Yoga is an ancient practice with roots that go back more than 5,000 years to India. But its popularity has exploded in the last decade or two, especially in Western countries like the United States. People who practice yoga experience a number of benefits, many of which are now backed by science. It can relieve stress and anxiety, reduce inflammation, improve flexibility and balance, increase strength and much more.
What about yoga for scoliosis, though? Is it an effective treatment?
The traditional orthopedic method of treatment — consisting of observation, bracing and surgery — is well established, but it is far from the only approach available. These days, patients and parents are becoming increasingly aware of alternative treatments, many of which are capable of creating significant improvements. Yoga for scoliosis is just one alternative element of treatment that people consider, and it seems promising considering the benefits it provides to those who practice. But is it truly helpful for people who have abnormally curved spines?
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Yoga is a terrific form of exercise for certain types of muscles, particularly type-one, “slow-twitch” muscles. Most yoga poses involve long, isometric contractions that involve holding a specific position or pose for a long period of time. For most people, this is highly beneficial to spinal strength. Furthermore, the muscles that are typically strengthened by yoga are those that affect posture. So in this sense, yoga can be effective.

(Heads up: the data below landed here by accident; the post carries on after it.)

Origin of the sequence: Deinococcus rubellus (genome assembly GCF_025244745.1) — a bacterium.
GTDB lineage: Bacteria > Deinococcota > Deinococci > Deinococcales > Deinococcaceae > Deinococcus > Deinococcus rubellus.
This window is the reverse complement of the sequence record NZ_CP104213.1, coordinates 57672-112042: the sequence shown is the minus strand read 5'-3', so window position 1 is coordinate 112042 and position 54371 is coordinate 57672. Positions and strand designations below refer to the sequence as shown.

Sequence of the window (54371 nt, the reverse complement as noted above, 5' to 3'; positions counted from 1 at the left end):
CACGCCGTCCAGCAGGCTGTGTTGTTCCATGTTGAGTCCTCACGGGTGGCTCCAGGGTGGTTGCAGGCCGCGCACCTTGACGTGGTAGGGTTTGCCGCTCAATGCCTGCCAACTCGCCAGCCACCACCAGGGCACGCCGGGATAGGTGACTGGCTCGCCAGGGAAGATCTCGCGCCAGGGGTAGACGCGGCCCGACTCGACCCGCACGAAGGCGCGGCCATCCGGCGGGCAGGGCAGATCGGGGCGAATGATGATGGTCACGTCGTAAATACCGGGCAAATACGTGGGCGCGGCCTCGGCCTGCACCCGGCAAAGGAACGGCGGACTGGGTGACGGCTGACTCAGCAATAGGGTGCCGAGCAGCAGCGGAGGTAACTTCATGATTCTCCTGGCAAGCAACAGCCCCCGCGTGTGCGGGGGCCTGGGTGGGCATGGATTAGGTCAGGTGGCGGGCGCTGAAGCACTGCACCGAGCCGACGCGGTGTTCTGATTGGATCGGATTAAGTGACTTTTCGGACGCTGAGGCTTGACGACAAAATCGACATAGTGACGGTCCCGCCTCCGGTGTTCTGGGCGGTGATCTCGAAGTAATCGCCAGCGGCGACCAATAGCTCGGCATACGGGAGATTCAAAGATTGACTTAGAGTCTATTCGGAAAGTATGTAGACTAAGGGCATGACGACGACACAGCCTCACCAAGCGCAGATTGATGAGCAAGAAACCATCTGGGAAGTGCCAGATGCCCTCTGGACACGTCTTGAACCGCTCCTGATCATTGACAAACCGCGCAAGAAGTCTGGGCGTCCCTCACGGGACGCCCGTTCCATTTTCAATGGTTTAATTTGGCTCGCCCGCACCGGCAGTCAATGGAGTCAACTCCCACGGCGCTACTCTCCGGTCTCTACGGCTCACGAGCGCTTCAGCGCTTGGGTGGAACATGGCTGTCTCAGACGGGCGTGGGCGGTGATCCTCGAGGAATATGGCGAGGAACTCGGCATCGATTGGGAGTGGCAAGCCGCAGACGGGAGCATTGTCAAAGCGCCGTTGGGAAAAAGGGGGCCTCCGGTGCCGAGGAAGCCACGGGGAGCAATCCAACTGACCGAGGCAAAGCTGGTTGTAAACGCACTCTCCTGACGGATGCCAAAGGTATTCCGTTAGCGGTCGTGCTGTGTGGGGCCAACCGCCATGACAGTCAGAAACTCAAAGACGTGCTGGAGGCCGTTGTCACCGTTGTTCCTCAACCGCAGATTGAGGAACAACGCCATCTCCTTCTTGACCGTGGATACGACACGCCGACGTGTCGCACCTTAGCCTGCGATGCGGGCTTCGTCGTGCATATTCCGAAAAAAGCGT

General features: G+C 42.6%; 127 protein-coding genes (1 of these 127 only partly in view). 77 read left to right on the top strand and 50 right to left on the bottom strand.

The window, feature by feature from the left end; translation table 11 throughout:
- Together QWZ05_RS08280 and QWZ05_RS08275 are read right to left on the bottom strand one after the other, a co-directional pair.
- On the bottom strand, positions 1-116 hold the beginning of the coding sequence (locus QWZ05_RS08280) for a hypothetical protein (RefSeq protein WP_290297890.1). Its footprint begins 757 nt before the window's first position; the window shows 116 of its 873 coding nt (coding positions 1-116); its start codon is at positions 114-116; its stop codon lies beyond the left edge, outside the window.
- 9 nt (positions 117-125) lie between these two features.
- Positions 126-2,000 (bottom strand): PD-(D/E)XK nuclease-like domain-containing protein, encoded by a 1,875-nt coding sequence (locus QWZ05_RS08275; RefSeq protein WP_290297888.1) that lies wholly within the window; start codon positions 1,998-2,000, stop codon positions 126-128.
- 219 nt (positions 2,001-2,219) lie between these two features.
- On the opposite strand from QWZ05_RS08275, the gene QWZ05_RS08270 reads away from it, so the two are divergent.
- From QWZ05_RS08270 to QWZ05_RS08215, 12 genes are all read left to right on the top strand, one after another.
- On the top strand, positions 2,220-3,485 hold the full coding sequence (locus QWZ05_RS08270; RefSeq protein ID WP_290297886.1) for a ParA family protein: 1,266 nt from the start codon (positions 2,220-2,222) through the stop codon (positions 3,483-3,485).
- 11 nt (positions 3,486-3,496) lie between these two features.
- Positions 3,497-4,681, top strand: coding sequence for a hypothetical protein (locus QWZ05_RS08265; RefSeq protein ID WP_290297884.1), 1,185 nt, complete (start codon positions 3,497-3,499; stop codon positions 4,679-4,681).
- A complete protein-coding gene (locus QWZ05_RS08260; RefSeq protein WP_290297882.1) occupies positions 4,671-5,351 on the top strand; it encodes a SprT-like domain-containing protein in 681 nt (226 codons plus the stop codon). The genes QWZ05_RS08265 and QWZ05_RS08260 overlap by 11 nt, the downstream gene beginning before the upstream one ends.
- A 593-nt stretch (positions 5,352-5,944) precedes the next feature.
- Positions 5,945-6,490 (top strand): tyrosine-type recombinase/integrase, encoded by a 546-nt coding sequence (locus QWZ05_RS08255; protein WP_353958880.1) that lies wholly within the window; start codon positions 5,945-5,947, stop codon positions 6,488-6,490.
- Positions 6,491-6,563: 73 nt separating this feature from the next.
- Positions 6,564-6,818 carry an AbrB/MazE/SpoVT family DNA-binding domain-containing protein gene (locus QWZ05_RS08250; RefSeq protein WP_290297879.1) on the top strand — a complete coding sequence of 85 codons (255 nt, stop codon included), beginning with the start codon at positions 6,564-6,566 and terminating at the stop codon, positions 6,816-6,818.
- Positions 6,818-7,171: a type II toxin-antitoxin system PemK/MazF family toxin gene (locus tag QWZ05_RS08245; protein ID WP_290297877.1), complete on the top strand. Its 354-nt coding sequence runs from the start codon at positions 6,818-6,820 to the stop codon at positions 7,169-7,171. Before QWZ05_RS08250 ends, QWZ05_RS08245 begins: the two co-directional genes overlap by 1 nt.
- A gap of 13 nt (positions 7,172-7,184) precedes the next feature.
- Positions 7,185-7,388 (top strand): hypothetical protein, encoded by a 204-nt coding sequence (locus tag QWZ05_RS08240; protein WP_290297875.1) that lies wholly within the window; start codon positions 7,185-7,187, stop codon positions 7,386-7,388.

I honestly believe that yoga can help people with pain, posture and the ways in which they carry themselves. It’s an absolutely effective mode of exercise in that regard. But it is important for people to understand that yoga, in and of itself, is not an effective sole treatment for scoliosis.
Certainly, if a patient works with a yoga instructor who understands scoliosis — and understands each specific case of the condition — it can be effective. Unfortunately, most yoga instructors and practitioners do not make special considerations for people who have abnormal spinal curvatures.
In most cases, yoga is practiced in a symmetrical manner. Basically, it is performed in a way that assumes one side of the body is a perfect mirror image of the other. But we know that for people with scoliosis, this is not the case. Therefore, when it comes to reducing curvatures, yoga is simply not effective. It does not do anything specific to help reduce a scoliosis curve.
By the time a person is able to perform yoga well, severe asymmetrical motion has occurred in the spine. Essentially, the spine isn’t moving the same in both directions, which can exacerbate the issues associated with the condition.